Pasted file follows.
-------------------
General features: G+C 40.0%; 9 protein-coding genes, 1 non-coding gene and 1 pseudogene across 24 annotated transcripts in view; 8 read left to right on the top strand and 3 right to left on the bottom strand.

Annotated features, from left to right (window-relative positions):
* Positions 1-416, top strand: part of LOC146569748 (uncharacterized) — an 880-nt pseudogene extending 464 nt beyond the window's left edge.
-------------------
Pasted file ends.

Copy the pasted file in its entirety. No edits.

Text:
General features: G+C 40.0%; 9 protein-coding genes, 1 non-coding gene and 1 pseudogene across 24 annotated transcripts in view; 8 read left to right on the top strand and 3 right to left on the bottom strand.

Annotated features, from left to right (window-relative positions):
* Positions 1-416, top strand: part of LOC146569748 (uncharacterized) — an 880-nt pseudogene extending 464 nt beyond the window's left edge.